In our high tech age of cell phones and sci-fi movies, amped with special effects, it’s hard to believe that a simple storytelling event like Arctic Entries would be such a success. The formula is simple -- seven stories, told by seven people in seven minutes. Two other restrictions -- the story must be true and must be about something you experienced in your own life.

Arctic Entries does nine monthly shows a year, with a break during the summer. Volunteers do all of the work. 

In this episode of Frontiers, we focused on the last show of the ninth season. Each show has a theme. This one was “Timelapse: Seven Stories from Seven Decades.” Like many of the others, it packed an auditorium at the Performing Arts Center in downtown Anchorage with almost 2,000 people. We wanted to find out why. 

We didn’t have time to cover all the stories in this week’s Frontiers, but we recorded them all. Among my favorite: First Lady Donna Walker’s colorful story about her first job in Alaska, during the pipeline era, as a recreation director at a “man camp.”  And what does a recreation director do at a “man camp” of 4,000 male construction workers? Click here to find out. This link also includes all seven stories from the show.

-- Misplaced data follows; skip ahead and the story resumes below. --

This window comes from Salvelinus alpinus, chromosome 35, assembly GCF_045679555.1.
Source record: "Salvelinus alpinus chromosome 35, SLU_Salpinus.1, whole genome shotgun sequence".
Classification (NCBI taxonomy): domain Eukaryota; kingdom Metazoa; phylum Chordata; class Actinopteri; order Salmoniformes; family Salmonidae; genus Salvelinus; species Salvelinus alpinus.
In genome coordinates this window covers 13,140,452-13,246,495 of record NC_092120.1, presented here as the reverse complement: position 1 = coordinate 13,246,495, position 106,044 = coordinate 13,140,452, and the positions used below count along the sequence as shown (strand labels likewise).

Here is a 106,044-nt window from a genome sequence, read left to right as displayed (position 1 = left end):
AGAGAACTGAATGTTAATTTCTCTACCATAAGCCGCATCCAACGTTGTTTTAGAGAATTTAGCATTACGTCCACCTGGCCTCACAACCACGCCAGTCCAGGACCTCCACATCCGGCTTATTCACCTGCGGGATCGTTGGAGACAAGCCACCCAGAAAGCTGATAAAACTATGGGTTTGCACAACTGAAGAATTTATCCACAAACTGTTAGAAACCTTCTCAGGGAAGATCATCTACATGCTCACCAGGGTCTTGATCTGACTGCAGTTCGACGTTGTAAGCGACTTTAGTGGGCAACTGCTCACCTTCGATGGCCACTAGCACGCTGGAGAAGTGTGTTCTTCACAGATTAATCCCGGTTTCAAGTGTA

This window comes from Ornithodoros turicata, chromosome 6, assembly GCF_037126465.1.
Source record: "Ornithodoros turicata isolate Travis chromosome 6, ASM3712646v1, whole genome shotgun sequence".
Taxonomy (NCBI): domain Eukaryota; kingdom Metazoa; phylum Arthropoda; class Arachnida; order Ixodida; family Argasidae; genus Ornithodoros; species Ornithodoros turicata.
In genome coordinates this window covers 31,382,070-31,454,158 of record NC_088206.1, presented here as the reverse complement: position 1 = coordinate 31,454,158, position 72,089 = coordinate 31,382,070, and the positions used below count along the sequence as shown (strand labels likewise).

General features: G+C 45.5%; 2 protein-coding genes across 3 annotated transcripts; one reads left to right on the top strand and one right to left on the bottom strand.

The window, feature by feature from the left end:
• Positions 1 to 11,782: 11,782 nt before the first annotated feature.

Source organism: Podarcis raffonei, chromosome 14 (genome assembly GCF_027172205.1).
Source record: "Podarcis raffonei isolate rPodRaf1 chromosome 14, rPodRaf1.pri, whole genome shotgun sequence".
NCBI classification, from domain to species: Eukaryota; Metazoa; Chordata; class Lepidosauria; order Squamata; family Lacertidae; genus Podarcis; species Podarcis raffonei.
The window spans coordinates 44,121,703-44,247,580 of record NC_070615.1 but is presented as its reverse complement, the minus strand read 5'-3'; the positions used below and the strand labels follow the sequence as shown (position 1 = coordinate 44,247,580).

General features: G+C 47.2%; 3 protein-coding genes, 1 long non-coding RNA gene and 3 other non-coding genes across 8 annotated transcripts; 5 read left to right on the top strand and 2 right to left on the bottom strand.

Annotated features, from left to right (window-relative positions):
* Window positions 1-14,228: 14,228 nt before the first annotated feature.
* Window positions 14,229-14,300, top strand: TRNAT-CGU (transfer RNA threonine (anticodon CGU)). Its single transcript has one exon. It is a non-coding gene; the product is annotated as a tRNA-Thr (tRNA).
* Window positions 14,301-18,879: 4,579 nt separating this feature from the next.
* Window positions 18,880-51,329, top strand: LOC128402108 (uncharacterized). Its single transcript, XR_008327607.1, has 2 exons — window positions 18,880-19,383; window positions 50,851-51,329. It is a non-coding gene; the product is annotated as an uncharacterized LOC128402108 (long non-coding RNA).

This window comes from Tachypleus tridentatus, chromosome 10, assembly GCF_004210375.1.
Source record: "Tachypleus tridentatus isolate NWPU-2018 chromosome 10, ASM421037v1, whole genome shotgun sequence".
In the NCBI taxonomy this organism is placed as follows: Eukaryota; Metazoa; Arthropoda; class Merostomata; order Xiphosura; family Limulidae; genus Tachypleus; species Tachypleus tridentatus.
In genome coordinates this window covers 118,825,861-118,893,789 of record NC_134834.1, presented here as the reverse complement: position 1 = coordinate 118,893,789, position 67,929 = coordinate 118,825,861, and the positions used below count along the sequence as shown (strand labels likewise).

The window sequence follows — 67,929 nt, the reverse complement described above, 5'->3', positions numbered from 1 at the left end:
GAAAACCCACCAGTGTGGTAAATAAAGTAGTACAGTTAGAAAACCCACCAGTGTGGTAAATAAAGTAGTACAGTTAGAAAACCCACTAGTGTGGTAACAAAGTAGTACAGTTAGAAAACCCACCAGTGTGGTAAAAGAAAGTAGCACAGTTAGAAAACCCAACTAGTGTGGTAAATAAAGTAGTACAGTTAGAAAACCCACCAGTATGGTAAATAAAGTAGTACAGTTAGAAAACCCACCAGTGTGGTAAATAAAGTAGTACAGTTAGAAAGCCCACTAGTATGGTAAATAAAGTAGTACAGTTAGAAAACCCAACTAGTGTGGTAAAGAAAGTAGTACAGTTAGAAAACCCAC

Here are some of the highlights from this week’s Frontiers show: 

  • Behind the Scenes: We followed one of the storytellers, Penny Fairbanks, as she prepared for her big moment on the stage. Penny is an Anchorage hairstylist, who is more likely to listen to clients in her salon than tell stories. Penny had to work up the courage to tell her intensely personal story about her brother’s death in 1990 due to HIV.
  • Featured Guests:  For Arran Forbes and Katy Laurance, Arctic Entries is a passion project.  They talk about the power of storytelling and how this event has raised more than $200,000 for non-profits since it began.
  • Dr. Hobo Jim: Cowboy singer-songwriter “Hobo Jim” Varsos has told hundreds of stories about Alaska through his music, an accomplishment he was recognized for by the University of Alaska Fairbanks, which recently awarded him an honorary doctorate.

It’s encouraging to know that Alaskans still love stories – that it remains an important part of our culture – that Arctic Entries can count on audiences to fill an auditorium -- to hear stories about people they don’t even know, storytellers who come from all walks of life -- with some of the best stories from ordinary people, who have lived through extraordinary challenges.

 

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